They don't tax gas or diesel.....they tax "fuel". No matter who comes up with what, they'll tax the hell out of it. We also need to get rid of the Fed's excise tax. No need for this tax any longer.

Fuel taxes generally go for road construction and maintenance -- it's as close to a direct user fee as you're likely to see. What's the problem?

21 posted on 12/11/2006 12:33:13 PM PST by r9etb
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To: Dutch Boy
What public and private use lands will be forfeit to grow the algae?

Hint: algae grow very well in water, and not so well on land.

22 posted on 12/11/2006 12:35:03 PM PST by r9etb
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To: r9etb

Do you think thr ev. wackos will permit algae farms on wetlands?
barbra ann


23 posted on 12/11/2006 9:47:03 PM PST by barb-tex (Why replace the IRS with anything?)
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To: Red Badger

I see on the web page they are shipping to South Africa. SA had four coal to oil plants built in the late 70's, early 80's. but I understand they are no longer in operation. It looks like biodiesel is not price competive with petro diesel, how can they operate at a loss, or are the diesel customers green enough they will pay more for bio. BTW what is feed stock for GreenStar?
barbra ann


24 posted on 12/11/2006 10:15:31 PM PST by barb-tex (Why replace the IRS with anything?)
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To: barb-tex
Do you think thr ev. wackos will permit algae farms on wetlands?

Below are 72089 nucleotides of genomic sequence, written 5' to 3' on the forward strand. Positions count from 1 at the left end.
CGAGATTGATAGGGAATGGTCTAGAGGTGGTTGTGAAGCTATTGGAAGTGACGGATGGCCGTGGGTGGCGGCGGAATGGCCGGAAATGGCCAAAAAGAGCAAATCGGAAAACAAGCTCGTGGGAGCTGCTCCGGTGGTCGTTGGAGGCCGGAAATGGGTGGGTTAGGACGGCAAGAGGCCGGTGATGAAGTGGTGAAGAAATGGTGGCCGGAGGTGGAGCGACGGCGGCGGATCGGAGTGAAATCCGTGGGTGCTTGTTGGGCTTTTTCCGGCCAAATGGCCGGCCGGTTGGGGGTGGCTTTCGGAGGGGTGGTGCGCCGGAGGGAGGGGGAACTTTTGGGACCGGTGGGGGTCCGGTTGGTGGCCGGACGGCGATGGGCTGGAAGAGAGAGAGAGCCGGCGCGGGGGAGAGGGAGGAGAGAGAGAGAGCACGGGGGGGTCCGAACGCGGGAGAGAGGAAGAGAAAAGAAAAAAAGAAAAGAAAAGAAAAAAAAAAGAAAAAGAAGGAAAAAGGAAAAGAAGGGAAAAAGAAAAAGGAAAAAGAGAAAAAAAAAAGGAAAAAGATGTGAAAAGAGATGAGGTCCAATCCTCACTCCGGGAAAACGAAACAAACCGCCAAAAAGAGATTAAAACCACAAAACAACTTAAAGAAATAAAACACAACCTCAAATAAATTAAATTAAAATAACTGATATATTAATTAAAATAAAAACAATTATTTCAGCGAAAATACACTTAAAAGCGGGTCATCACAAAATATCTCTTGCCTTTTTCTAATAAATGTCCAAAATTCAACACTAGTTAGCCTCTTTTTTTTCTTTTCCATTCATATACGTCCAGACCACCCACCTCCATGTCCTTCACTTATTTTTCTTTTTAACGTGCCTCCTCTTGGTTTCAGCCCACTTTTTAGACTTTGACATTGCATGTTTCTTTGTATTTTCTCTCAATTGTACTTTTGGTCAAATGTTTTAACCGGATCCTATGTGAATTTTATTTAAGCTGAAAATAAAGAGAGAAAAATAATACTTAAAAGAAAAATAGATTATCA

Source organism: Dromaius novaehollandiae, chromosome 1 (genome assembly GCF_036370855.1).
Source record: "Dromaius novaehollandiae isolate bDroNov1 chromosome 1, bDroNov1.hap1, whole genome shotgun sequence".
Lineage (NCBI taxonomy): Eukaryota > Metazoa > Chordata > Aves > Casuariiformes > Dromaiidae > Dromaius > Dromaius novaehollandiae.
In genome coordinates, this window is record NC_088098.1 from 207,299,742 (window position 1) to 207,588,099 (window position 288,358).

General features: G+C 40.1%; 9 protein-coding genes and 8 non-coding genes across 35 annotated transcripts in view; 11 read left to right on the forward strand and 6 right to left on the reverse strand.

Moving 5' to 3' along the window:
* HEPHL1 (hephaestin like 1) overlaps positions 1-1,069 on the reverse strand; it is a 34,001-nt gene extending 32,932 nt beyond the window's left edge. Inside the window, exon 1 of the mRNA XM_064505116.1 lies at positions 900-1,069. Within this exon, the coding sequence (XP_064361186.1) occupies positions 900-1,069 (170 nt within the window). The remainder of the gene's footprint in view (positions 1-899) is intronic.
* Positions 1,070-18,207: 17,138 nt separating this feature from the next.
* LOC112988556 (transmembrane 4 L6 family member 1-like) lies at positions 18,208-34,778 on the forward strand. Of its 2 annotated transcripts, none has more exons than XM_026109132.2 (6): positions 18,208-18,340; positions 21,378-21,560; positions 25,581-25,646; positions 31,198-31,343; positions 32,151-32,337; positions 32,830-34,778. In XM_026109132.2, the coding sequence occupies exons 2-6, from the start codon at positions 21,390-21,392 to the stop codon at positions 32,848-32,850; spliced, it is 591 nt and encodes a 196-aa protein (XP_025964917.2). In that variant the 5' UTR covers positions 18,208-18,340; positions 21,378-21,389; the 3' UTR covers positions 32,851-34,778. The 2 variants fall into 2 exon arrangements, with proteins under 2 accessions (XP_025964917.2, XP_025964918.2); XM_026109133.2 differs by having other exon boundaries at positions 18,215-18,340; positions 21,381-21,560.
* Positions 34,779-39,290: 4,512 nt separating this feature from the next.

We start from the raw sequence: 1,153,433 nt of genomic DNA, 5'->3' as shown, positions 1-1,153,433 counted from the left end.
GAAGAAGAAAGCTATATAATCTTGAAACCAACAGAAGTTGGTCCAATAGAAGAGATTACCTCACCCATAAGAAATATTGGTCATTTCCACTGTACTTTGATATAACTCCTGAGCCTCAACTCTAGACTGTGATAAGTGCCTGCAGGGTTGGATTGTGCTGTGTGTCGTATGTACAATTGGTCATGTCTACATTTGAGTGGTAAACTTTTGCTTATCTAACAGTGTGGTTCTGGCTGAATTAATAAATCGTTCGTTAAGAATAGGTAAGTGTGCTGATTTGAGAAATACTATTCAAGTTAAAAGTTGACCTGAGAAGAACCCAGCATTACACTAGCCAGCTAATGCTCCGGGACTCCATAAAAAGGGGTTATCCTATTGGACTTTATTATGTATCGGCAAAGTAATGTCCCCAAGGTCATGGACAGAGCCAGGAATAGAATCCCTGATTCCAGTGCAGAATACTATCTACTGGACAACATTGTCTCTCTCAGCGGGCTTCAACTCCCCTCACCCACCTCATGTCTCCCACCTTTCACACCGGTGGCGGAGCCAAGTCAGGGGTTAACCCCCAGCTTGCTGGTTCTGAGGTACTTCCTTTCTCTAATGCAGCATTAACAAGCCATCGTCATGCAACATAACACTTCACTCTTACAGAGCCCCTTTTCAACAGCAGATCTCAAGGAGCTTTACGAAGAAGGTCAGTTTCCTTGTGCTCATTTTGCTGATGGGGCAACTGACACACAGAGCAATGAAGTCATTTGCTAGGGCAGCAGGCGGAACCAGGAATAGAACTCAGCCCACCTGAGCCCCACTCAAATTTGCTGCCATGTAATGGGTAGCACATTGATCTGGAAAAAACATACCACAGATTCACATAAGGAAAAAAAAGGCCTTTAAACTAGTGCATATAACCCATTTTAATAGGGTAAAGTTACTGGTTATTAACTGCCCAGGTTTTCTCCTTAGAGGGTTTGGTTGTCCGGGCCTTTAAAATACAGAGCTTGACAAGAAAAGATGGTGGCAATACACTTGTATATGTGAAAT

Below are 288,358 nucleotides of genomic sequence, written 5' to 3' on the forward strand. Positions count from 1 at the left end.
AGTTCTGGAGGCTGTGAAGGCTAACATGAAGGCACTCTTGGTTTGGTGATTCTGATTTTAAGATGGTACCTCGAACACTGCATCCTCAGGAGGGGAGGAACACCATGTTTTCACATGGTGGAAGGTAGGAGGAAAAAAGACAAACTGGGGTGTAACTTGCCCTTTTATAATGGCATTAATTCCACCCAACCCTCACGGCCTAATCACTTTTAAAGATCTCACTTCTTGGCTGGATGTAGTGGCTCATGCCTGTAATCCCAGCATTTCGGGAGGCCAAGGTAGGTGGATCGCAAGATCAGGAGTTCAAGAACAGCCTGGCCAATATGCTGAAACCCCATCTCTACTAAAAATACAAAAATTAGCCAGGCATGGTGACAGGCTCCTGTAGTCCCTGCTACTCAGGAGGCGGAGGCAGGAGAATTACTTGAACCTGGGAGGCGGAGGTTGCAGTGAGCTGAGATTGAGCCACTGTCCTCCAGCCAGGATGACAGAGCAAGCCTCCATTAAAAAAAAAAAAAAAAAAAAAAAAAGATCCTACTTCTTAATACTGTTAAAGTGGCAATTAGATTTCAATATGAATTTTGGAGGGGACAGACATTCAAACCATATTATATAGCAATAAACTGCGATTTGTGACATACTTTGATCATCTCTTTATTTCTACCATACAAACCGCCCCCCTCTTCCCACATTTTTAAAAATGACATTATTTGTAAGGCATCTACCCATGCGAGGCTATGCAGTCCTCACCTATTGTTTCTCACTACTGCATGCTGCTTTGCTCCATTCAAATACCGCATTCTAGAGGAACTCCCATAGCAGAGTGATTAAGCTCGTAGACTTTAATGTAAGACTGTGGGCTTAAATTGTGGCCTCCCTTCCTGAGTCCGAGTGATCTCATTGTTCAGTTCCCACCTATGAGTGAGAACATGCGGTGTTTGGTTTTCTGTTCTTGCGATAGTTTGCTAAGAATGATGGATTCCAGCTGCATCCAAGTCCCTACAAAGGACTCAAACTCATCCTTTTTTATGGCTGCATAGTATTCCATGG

Why worry about wetlands when you've got oceans?

25 posted on 12/12/2006 6:19:36 AM PST by r9etb
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To: barb-tex

Greenstar "feedstock" is ALGAE...............They GROW diesel!........


26 posted on 12/12/2006 6:24:10 AM PST by Red Badger (New! HeadOn Hemorrhoid Medication for Liberals!.........Apply directly to forehead.........)
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To: r9etb

Algae can be grown in the desert or anyplace that has room, regardless of soil..........


27 posted on 12/12/2006 6:25:30 AM PST by Red Badger (New! HeadOn Hemorrhoid Medication for Liberals!.........Apply directly to forehead.........)
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To: Red Badger

True ... but water's an awfully convenient place to grow it.


28 posted on 12/12/2006 6:28:28 AM PST by r9etb
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To: Battle Axe

I wouldn't run my lawnmower on regular!


29 posted on 12/12/2006 6:30:34 AM PST by Diggadave
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To: r9etb

http://www.americanenergyindependence.com/biodiesel.html


30 posted on 12/12/2006 6:33:15 AM PST by Red Badger (New! HeadOn Hemorrhoid Medication for Liberals!.........Apply directly to forehead.........)
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To: barb-tex

Check out Sasol SA (the company that operates the coal-to-gas-to-liquid plants). They sell a lot as chemicals as well as fuels.

The Fischer Tropsch conversion is very profitable when oil stays about $55 a barrel.


31 posted on 12/12/2006 6:34:13 AM PST by Diggadave
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To: barb-tex

Oh, and I forgot to mention that Sasol also has a major deal with the Chinese to license or build coal-gas-liquid plants in China, so they can ease their dependence on oil imports.

Red Badger is right, though: The future is diesel because 20-30% less fuel consumption means no imports from the Middle East. Bye bye OPEC


32 posted on 12/12/2006 6:39:34 AM PST by Diggadave
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To: Battle Axe

$1.97 is just slightly better than around Denver right now: 2.10.

What bothers me about that is we are so dependent on the mood swings of OPEC and the oil refineries here in the States. I just want an energy source that is extremely efficient, as green-friendly as possible AND doesn't put money into the hands of those who fund terrorists.